Over the past few weeks, our coverage of the West Coast labor standoff on has come under a barrage of criticism from members of the International Longshore and Warehouse Union and their supporters. In comments posted on stories, in tweets and e-mails, we stand accused of bias against the union in our coverage.
At the beginning of any new year it seems the standard theme for most business articles is one of predictions, and this year has been no different. I enjoy reading these articles as an opportunity to catch a glimpse of that next thing that has the ability to be a true game changer.
When UPS on Jan. 23 pre-announced fourth-quarter earnings, it shouldn’t have been a surprise. Yet some analysts said they were “troubled by the company’s inability to get peak (operating expenses) right during what is increasingly becoming the most important quarter of the year” and were concerned “that UPS got the service but not the cost, which is going to leave the market wondering if it can only have one or the other.”
The Queen of the Skies is fading away. The Boeing 747, the original widebody jet that has, according to Air and Space Smithsonian Magazine, “transported the equivalent of 80 percent of the human race” over the years, is being taken out of service far faster than industry observers had expected. The 747 is being supplanted by smaller but highly fuel-efficient twin-engine aircraft such as the 787 and the new Airbus A350 XWB (Extra Wide Body). Is there a message in all this for other freight sectors? Is bigger, in fact, always better?
After a load was delivered short, and a proof of delivery late, does the carrier have any blame and financial responsibility for make things right?
Reading the JOC 2015 Annual Review and Outlook, I’m reminded of the continuation of the conflicts between service providers and customers, and question some of the logic in these conflicts.
Among the many topics covered in this year’s State of the Union Address, President Obama discussed two issues that are critical for the continued growth of the U.S. economy — international trade and transportation infrastructure. Both are priorities the retail industry strongly supports.
If you missed what Moffatt & Nichol economist Walter Kemmsies told the SMC3 Jumpstart Conference in January, his words bear repeating. As reported by JOC Group Senior Editor Bill Cassidy, Kemmsies said the biggest threat to global trade isn’t protectionism, war, terrorism, disease or natural disaster. Instead, it’s mounting congestion at ports around the world, a phenomenon that’s been building for years and burst out into the open in 2014.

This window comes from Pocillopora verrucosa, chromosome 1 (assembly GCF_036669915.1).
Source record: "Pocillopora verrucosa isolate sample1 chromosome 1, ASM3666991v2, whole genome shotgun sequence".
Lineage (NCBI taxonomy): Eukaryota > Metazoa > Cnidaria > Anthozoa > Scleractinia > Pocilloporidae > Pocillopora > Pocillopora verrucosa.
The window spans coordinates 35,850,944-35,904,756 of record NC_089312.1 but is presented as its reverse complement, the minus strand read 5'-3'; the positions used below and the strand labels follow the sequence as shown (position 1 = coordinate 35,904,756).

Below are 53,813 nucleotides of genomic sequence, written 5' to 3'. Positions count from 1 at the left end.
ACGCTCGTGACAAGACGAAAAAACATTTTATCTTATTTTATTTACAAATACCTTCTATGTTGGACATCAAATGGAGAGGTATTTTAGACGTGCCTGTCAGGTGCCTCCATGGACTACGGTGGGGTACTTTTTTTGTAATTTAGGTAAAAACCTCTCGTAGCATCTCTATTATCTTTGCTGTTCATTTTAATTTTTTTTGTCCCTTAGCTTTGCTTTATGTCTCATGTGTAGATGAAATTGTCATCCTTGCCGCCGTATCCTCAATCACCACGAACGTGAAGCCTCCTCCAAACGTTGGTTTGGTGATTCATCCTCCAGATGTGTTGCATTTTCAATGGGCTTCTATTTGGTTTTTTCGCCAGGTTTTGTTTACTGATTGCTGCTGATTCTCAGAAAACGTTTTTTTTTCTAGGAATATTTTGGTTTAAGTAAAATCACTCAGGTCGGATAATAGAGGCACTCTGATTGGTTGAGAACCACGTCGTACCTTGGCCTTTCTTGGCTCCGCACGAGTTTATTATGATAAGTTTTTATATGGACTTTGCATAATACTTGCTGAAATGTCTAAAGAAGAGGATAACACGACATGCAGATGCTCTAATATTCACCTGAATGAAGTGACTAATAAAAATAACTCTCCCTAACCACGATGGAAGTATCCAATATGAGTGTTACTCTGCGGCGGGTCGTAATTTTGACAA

Congress should pass a new Miscellaneous Tariff Bill in 2015. But lawmakers should also consider sensible enhancements to the Foreign-Trade Zones program, including full funding of Customs automation, expanding direct delivery to speed shipments from ports to zones, and revising the FTZ Act to put companies and workers in U.S. zones on a more equal footing with their competitors in free trade agreement partner countries.
Let’s call 2015 the year of cautious optimism for U.S. ports. What will it bring?
A 3PL says it sometimes prints one or two “original” trucking bills of lading for drivers to sign for receipt. Is it doing the right thing? Or can this create potential problems later?
The honeymoon in the wake of the Federal Mediation and Conciliation Service assuming control of the West Coast talks between the International Longshore and Warehouse Union and its employers lasted less than a week. If anything, the negotiations have reached a nadir since mediators joined the fray, with both sides engaging in a war of words that has busted wide open a mutual pledge the two sides made when this process began last May not to discuss details of the negotiations.
President Obama once again called for dramatically improving U.S. infrastructure and receiving expanded powers to finalize two major trade pacts during last night’s State of the Union address.
Being compliant with trade regulations among various federal departments goes a long way to getting your company where it needs to end up in order for costs to be consistent and predictable.